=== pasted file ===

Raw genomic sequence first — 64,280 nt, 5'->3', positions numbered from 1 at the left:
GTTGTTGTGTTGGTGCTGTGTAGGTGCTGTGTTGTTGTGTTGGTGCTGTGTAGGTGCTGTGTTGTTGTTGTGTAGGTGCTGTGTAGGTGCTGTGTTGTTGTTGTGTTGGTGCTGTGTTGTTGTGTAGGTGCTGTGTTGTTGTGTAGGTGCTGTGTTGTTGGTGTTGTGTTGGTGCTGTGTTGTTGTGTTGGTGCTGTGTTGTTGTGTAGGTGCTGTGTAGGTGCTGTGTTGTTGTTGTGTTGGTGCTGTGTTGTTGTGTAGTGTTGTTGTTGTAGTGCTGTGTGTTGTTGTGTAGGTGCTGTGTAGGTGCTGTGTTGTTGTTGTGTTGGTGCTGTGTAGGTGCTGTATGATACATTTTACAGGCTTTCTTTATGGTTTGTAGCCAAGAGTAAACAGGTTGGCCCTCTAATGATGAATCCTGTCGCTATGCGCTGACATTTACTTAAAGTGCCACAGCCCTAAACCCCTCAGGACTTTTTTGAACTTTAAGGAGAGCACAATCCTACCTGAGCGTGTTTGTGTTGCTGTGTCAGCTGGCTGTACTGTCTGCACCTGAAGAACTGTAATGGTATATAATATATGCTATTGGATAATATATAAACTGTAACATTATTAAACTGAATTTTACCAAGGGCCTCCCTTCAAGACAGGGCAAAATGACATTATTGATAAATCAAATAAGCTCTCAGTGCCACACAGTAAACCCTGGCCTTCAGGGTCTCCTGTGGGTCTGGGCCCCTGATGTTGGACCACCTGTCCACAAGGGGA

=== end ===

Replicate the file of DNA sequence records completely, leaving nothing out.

Raw genomic sequence first — 64,280 nt, 5'->3', positions numbered from 1 at the left:
GTTGTTGTGTTGGTGCTGTGTAGGTGCTGTGTTGTTGTGTTGGTGCTGTGTAGGTGCTGTGTTGTTGTTGTGTAGGTGCTGTGTAGGTGCTGTGTTGTTGTTGTGTTGGTGCTGTGTTGTTGTGTAGGTGCTGTGTTGTTGTGTAGGTGCTGTGTTGTTGGTGTTGTGTTGGTGCTGTGTTGTTGTGTTGGTGCTGTGTTGTTGTGTAGGTGCTGTGTAGGTGCTGTGTTGTTGTTGTGTTGGTGCTGTGTTGTTGTGTAGTGTTGTTGTTGTAGTGCTGTGTGTTGTTGTGTAGGTGCTGTGTAGGTGCTGTGTTGTTGTTGTGTTGGTGCTGTGTAGGTGCTGTATGATACATTTTACAGGCTTTCTTTATGGTTTGTAGCCAAGAGTAAACAGGTTGGCCCTCTAATGATGAATCCTGTCGCTATGCGCTGACATTTACTTAAAGTGCCACAGCCCTAAACCCCTCAGGACTTTTTTGAACTTTAAGGAGAGCACAATCCTACCTGAGCGTGTTTGTGTTGCTGTGTCAGCTGGCTGTACTGTCTGCACCTGAAGAACTGTAATGGTATATAATATATGCTATTGGATAATATATAAACTGTAACATTATTAAACTGAATTTTACCAAGGGCCTCCCTTCAAGACAGGGCAAAATGACATTATTGATAAATCAAATAAGCTCTCAGTGCCACACAGTAAACCCTGGCCTTCAGGGTCTCCTGTGGGTCTGGGCCCCTGATGTTGGACCACCTGTCCACAAGGGGA